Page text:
Some recent research aiming to improve RANS models focuses on shock turbulence interaction. A systematic deficiency of current turbulence models, which are based on RANS, is their inability to correctly predict the interaction of turbulence with shocks. This is because RANS models do not account for the unsteady motion or fragmentation of the shock wave within the interaction zone. These fundamental weaknesses also translate into more complex situations like the interaction of shock waves with a boundary layer where RANS models consistently fail to predict the heat flux, especially in the re-attachment zone.^{153} Because the typical shock thickness is about one order of magnitude less than the smallest turbulent scale (Kolmogorov), the turbulence causes the shock to locally oscillate and, hence, the relative shock Mach number is reduced. Furthermore, entropy, vorticity, and sound waves are emitted from the oscillating shock and dissipate into turbulence amplification downstream. Typically, significant over-prediction of turbulent energy amplification occurs without dedicated adjustment of the applied turbulence model. The development of correction models for different RANS models has become possible due to the availability of recent DNS results.^{154,155} The main idea is to develop a statistical correction for the coupling of shock movement and upstream velocity fluctuations.^{156,157} Example results for the development of the shock normal and tangential components of the Reynolds stress tensor, *R*_{11} and *R*_{22}, downstream of a Mach 6 shock wave are shown in Fig. 31. It can be seen that uncorrected RANS models can over-predict the turbulent amplification across a shock wave by several orders of magnitude.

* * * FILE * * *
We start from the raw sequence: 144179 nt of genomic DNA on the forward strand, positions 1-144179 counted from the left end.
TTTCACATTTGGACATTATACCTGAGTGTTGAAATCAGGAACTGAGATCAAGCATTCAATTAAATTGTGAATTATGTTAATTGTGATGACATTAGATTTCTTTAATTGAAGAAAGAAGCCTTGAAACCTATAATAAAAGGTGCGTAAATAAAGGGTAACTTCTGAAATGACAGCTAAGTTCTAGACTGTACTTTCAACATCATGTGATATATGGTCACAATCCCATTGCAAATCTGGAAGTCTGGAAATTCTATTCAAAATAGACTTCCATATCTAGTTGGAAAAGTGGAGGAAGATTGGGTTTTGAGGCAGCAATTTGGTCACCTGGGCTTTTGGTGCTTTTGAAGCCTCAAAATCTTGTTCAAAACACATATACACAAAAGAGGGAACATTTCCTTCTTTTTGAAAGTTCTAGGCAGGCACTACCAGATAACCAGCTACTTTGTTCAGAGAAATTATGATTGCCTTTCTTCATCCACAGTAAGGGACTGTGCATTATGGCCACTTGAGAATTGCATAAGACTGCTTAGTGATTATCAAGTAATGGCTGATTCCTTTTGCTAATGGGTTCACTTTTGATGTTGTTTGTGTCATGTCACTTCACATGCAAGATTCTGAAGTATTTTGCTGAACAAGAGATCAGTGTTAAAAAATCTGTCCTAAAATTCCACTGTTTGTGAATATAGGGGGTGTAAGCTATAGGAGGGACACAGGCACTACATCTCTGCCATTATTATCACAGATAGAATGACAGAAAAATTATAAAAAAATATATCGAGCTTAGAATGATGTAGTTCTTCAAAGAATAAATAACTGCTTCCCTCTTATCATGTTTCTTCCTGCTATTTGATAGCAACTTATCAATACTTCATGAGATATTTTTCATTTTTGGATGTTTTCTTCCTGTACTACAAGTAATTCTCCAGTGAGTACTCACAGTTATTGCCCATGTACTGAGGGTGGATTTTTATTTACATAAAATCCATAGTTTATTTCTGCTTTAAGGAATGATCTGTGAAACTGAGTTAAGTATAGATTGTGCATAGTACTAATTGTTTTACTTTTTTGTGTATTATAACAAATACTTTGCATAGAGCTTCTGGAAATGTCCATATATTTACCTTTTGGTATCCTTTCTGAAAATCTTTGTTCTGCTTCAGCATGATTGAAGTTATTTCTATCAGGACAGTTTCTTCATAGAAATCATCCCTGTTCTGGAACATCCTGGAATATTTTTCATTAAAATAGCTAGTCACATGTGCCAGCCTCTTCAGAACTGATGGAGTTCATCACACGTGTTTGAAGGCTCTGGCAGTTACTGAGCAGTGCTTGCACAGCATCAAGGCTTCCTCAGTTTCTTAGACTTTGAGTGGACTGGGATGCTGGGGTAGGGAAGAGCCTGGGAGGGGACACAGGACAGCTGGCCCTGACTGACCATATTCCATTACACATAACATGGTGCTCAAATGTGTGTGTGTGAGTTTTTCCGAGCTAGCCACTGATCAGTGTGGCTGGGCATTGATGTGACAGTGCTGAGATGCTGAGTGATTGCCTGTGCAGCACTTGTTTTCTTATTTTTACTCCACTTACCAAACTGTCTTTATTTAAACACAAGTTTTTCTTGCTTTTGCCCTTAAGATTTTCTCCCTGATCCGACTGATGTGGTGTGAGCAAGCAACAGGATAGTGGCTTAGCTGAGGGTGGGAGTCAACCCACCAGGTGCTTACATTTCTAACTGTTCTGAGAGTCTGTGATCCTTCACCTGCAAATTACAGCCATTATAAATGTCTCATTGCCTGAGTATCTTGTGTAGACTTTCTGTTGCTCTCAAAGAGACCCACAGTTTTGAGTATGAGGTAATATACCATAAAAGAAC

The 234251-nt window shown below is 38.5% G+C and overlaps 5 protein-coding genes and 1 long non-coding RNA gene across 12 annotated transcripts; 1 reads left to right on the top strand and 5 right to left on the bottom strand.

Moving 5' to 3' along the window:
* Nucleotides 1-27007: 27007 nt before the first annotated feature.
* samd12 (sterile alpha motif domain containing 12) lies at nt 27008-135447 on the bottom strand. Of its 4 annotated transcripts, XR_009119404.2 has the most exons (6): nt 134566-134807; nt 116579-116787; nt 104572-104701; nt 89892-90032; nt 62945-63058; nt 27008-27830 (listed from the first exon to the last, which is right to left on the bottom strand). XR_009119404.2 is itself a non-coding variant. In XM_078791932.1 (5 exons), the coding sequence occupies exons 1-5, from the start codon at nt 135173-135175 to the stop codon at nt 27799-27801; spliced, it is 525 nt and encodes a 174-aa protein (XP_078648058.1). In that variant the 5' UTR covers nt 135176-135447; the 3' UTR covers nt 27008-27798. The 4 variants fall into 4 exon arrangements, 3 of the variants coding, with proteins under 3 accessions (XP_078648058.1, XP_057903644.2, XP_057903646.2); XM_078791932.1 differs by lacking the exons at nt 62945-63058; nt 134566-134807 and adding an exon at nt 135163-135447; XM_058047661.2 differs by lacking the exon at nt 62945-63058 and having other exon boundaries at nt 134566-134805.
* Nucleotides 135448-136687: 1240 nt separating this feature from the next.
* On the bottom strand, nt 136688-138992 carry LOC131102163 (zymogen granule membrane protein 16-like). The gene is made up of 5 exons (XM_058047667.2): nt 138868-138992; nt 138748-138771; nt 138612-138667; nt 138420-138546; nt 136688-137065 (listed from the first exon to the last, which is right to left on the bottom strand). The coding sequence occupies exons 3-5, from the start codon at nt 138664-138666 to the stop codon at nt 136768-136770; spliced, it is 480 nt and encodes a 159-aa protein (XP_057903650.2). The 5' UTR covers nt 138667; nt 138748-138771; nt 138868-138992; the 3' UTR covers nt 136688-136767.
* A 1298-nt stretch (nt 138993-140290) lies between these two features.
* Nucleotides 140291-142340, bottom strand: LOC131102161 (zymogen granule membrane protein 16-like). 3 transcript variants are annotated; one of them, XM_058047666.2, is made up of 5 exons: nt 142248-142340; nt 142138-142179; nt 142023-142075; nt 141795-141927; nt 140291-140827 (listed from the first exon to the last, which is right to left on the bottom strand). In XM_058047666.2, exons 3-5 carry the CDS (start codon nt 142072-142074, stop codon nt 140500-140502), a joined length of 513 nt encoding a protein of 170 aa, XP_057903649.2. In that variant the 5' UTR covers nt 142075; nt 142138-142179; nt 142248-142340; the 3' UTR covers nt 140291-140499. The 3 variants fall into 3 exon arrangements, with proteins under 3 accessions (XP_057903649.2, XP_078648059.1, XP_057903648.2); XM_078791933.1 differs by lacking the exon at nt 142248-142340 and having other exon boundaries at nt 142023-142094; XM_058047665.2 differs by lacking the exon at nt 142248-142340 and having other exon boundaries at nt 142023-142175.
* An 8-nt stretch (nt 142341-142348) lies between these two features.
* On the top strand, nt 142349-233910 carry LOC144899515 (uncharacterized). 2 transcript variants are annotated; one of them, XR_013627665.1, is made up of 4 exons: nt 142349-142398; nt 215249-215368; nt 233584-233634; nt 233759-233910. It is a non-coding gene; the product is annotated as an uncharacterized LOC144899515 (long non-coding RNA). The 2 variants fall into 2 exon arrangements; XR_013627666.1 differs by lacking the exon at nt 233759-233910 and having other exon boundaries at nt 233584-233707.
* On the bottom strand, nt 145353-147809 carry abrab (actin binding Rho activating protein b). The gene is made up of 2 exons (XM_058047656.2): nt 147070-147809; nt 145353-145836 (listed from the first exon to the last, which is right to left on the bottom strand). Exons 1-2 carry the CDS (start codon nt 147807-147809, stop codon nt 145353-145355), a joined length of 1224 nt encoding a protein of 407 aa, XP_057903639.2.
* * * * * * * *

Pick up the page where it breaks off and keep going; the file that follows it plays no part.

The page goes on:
The development of models to predict the laminar-to-turbulent transition is still at an early stage, and major uncertainties are present. Robust transport equation-based models suffer from many empirical correlations that need calibration. Models based on local stability analysis impose very high requirements on the quality of the baseline solution. Recent progress in experimental techniques such as the introduction of quiet supersonic tunnels and the further development of relevant measurement techniques for hypersonic applications such as temperature sensitive paint, laser differential interferometry, and micro-particle image velocimetry (PIV) form the foundation of further progress.^{158–160}

Countless improvements can be performed in the area of physico-chemical modeling, which is an area of continuing research and, rightfully, the domain of physical chemists. Most uncertainty is introduced by thermo-chemical rate models and, most importantly, by the treatment of thermal non-equilibrium effects. Again, progress is limited due to the sparse availability of experimental data. Current approaches which are based on multi-temperature models are almost all calibrated to flows under compression in shock layers, and significant challenges still exist for expanding flows like those seen in wind tunnel nozzles. A multitude of unresolved problems are related to the influence of contamination on vibrational relaxation, for example, water vapor or the coupling of vibrational excitation and dissociation reactions. Due to the high CPU-demand and the limited availability of cross-section data, state-to-state models are still limited to generic academic applications.

Another area of active research is uncertainty quantification for numerical simulation techniques.^{161,162} This covers several sources like the model due to its mathematical form, numerical solution and discretization schemes, or model parameters. Uncertainty quantification is the process of characterizing all major sources of uncertainty, quantifying their propagation within the simulation method and, therefore, their effect on analysis outcomes. Rigorous uncertainty quantification suffers from the large number of samples required, and recent research focuses to remedy this problem by either using surrogate models based on, for example, neural networks^{161} or improved propagation methods with reduced sample requirements such as the polynomial chaos expansion technique.^{163}